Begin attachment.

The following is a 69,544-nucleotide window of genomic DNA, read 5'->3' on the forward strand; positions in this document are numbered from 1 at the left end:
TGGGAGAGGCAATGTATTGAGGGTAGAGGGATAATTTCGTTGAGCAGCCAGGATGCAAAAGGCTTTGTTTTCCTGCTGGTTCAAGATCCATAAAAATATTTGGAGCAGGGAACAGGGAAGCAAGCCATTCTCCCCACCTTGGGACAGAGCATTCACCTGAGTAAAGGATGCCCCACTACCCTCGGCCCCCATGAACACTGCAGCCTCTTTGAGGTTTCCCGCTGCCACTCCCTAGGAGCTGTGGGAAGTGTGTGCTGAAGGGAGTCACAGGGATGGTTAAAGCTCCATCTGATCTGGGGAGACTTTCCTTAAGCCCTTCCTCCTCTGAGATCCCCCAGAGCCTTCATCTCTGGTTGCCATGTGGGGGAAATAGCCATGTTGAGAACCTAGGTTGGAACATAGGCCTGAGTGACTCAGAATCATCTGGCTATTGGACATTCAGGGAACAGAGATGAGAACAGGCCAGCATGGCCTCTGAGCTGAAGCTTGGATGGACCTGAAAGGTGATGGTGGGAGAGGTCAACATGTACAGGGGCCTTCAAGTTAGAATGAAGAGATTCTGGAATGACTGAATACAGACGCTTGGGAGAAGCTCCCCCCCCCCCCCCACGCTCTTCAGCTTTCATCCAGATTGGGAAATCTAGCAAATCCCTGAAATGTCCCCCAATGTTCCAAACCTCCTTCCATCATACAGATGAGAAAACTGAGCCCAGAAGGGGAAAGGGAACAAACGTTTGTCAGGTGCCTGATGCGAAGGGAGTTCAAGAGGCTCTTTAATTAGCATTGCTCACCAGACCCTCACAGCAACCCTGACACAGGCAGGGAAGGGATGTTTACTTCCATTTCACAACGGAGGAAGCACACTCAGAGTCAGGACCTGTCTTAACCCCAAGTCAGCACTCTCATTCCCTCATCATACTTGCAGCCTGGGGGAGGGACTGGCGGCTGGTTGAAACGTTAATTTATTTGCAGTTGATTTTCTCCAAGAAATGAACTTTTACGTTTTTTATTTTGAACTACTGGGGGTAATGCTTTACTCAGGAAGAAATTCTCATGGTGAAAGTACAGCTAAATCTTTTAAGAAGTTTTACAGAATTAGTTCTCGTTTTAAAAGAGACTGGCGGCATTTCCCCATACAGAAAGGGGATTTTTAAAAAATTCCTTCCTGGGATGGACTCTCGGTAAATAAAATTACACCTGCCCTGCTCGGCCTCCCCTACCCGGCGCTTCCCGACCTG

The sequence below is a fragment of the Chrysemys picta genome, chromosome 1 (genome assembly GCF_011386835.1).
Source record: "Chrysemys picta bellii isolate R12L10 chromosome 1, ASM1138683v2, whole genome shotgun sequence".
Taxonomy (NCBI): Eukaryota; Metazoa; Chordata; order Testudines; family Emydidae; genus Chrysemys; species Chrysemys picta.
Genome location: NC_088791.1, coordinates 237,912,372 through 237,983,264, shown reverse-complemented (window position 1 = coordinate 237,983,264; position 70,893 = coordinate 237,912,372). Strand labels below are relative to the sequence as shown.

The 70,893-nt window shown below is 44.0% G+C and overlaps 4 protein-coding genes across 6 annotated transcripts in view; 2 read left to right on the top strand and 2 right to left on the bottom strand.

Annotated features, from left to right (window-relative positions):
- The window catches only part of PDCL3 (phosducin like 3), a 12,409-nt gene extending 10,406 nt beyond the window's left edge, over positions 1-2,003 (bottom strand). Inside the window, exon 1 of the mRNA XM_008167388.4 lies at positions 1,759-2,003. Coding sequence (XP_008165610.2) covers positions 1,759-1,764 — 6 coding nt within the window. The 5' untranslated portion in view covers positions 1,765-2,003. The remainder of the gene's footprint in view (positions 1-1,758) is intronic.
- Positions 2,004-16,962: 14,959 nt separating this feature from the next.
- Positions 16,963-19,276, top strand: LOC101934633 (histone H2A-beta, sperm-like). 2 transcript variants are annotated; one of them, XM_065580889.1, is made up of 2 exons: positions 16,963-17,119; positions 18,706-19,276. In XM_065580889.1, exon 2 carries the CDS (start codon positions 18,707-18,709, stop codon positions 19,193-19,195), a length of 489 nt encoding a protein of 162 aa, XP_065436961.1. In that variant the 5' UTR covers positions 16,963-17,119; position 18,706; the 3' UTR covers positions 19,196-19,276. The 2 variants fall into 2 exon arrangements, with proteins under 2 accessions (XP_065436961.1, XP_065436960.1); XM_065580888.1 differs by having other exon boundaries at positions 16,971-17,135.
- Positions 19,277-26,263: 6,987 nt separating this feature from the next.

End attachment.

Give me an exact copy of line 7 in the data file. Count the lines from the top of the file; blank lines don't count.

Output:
The 70,893-nt window shown below is 44.0% G+C and overlaps 4 protein-coding genes across 6 annotated transcripts in view; 2 read left to right on the top strand and 2 right to left on the bottom strand.